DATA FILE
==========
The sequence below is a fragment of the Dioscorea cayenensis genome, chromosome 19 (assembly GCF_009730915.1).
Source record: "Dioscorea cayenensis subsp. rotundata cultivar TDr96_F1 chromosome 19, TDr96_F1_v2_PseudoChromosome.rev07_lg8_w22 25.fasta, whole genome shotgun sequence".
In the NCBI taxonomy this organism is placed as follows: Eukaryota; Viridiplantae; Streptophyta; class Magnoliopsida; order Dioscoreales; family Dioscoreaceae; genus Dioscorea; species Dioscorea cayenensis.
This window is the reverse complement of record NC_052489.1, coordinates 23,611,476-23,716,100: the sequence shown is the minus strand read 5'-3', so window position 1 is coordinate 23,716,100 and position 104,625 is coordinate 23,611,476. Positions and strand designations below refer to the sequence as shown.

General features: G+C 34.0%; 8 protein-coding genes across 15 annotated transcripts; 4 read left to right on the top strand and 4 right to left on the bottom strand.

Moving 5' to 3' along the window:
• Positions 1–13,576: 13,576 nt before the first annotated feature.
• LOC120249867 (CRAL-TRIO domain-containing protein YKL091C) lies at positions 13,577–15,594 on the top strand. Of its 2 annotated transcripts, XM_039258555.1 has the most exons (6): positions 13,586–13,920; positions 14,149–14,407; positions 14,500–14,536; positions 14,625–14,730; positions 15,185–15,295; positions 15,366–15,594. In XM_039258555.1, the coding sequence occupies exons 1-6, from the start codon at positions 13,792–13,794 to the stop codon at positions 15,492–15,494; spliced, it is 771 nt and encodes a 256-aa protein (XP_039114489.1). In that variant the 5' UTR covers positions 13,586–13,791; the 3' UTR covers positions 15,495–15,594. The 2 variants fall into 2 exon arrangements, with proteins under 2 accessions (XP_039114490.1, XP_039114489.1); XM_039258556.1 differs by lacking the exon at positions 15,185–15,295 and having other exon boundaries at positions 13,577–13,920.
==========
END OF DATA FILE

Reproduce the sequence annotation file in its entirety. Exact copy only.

The sequence below is a fragment of the Dioscorea cayenensis genome, chromosome 19 (assembly GCF_009730915.1).
Source record: "Dioscorea cayenensis subsp. rotundata cultivar TDr96_F1 chromosome 19, TDr96_F1_v2_PseudoChromosome.rev07_lg8_w22 25.fasta, whole genome shotgun sequence".
In the NCBI taxonomy this organism is placed as follows: Eukaryota; Viridiplantae; Streptophyta; class Magnoliopsida; order Dioscoreales; family Dioscoreaceae; genus Dioscorea; species Dioscorea cayenensis.
This window is the reverse complement of record NC_052489.1, coordinates 23,611,476-23,716,100: the sequence shown is the minus strand read 5'-3', so window position 1 is coordinate 23,716,100 and position 104,625 is coordinate 23,611,476. Positions and strand designations below refer to the sequence as shown.

General features: G+C 34.0%; 8 protein-coding genes across 15 annotated transcripts; 4 read left to right on the top strand and 4 right to left on the bottom strand.

Moving 5' to 3' along the window:
• Positions 1–13,576: 13,576 nt before the first annotated feature.
• LOC120249867 (CRAL-TRIO domain-containing protein YKL091C) lies at positions 13,577–15,594 on the top strand. Of its 2 annotated transcripts, XM_039258555.1 has the most exons (6): positions 13,586–13,920; positions 14,149–14,407; positions 14,500–14,536; positions 14,625–14,730; positions 15,185–15,295; positions 15,366–15,594. In XM_039258555.1, the coding sequence occupies exons 1-6, from the start codon at positions 13,792–13,794 to the stop codon at positions 15,492–15,494; spliced, it is 771 nt and encodes a 256-aa protein (XP_039114489.1). In that variant the 5' UTR covers positions 13,586–13,791; the 3' UTR covers positions 15,495–15,594. The 2 variants fall into 2 exon arrangements, with proteins under 2 accessions (XP_039114490.1, XP_039114489.1); XM_039258556.1 differs by lacking the exon at positions 15,185–15,295 and having other exon boundaries at positions 13,577–13,920.